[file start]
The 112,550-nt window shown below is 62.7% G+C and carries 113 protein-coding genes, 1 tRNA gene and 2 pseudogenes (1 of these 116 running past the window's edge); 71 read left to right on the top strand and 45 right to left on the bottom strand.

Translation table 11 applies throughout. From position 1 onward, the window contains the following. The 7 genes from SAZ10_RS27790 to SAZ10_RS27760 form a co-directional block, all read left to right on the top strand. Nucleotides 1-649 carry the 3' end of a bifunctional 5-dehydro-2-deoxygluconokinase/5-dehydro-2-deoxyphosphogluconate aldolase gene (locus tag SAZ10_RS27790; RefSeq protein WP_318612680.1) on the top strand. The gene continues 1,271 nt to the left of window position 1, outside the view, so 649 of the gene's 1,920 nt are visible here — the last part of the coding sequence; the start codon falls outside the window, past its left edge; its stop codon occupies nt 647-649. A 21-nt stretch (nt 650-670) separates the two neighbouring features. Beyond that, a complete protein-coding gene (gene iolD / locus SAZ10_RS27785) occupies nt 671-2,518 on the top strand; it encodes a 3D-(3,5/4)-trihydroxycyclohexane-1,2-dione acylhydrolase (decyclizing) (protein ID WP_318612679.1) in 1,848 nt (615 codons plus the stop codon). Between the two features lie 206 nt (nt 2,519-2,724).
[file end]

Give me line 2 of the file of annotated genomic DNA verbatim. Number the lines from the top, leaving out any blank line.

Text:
Translation table 11 applies throughout. From position 1 onward, the window contains the following. The 7 genes from SAZ10_RS27790 to SAZ10_RS27760 form a co-directional block, all read left to right on the top strand. Nucleotides 1-649 carry the 3' end of a bifunctional 5-dehydro-2-deoxygluconokinase/5-dehydro-2-deoxyphosphogluconate aldolase gene (locus tag SAZ10_RS27790; RefSeq protein WP_318612680.1) on the top strand. The gene continues 1,271 nt to the left of window position 1, outside the view, so 649 of the gene's 1,920 nt are visible here — the last part of the coding sequence; the start codon falls outside the window, past its left edge; its stop codon occupies nt 647-649. A 21-nt stretch (nt 650-670) separates the two neighbouring features. Beyond that, a complete protein-coding gene (gene iolD / locus SAZ10_RS27785) occupies nt 671-2,518 on the top strand; it encodes a 3D-(3,5/4)-trihydroxycyclohexane-1,2-dione acylhydrolase (decyclizing) (protein ID WP_318612679.1) in 1,848 nt (615 codons plus the stop codon). Between the two features lie 206 nt (nt 2,519-2,724).